Although you are ultimately responsible for the actions and success of the team, your employees must have the authority, tools, and responsibility to correct their own mistakes. The idea is to give them the ownership of the full project—they own the success, and they own the failure. If a project or task goes awry, your staff must have the mentality that immediately creates a corrective action plan and puts it into place.

Create a Project/Contract Mentality with Those You Report to and Those Who Report to You

I’ve mentioned Bruce Tulgan’s book titled Winning the Talent Wars . In it, Tulgan creates the case that corporate America is no longer interested in hiring employees. Instead, companies want to bring on talent when needed. They are interested in project skills for project success.

To have a team that is successful and that is viewed as a valuable addition to the corporate team, you must foster a project-based mindset.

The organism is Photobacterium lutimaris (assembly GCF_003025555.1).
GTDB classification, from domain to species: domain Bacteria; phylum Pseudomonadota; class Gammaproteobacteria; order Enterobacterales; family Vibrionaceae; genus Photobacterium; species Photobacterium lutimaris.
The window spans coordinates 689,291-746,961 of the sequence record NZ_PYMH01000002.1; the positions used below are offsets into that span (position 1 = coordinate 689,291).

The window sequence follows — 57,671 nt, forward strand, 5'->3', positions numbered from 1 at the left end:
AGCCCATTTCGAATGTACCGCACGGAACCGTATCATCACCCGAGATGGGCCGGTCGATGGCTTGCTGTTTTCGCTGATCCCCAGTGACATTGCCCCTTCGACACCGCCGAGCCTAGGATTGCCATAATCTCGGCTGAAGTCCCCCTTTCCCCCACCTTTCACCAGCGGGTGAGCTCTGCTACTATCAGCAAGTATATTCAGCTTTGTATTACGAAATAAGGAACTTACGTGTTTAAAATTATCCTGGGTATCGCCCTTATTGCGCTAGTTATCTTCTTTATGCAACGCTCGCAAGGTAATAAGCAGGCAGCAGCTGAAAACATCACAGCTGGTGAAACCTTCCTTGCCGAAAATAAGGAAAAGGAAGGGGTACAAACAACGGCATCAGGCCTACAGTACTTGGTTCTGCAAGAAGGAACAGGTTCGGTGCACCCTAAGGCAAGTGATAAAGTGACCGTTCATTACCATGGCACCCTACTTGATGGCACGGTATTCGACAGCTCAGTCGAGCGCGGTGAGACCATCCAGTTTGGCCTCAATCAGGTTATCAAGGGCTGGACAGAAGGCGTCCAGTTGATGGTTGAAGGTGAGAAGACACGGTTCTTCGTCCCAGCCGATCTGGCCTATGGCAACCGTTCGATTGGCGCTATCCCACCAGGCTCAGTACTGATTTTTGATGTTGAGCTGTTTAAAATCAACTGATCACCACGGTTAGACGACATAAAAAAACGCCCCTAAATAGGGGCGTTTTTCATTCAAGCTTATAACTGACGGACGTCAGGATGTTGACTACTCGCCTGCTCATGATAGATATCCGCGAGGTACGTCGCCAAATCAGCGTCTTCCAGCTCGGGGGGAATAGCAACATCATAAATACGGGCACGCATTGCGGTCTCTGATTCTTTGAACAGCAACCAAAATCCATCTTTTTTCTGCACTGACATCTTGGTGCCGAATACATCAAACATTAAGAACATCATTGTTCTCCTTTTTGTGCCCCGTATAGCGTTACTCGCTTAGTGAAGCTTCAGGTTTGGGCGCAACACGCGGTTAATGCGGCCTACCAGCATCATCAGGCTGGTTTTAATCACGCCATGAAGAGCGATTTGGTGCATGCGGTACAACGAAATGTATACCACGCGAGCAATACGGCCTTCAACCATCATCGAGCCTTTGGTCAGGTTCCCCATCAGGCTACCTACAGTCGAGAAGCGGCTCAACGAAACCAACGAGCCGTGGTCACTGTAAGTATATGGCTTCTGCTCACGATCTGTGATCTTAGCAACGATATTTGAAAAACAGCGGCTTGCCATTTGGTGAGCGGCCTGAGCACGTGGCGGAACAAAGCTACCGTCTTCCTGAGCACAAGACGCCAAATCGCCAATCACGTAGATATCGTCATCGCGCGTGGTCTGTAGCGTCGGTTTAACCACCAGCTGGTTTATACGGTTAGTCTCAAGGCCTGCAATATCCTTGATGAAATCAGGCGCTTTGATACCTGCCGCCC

You must be able to assign the projects to your staff—along with the responsibility of that project’s success. When doing so, the staff member becomes the de-facto project manager, and every other member of the team becomes a resource for his use. It is then the staff member’s responsibility to manage the scheduling of those other resources.

Of course, with newer employees and those who struggle with this type of project ownership, your allocation of responsibility should be according to their ability.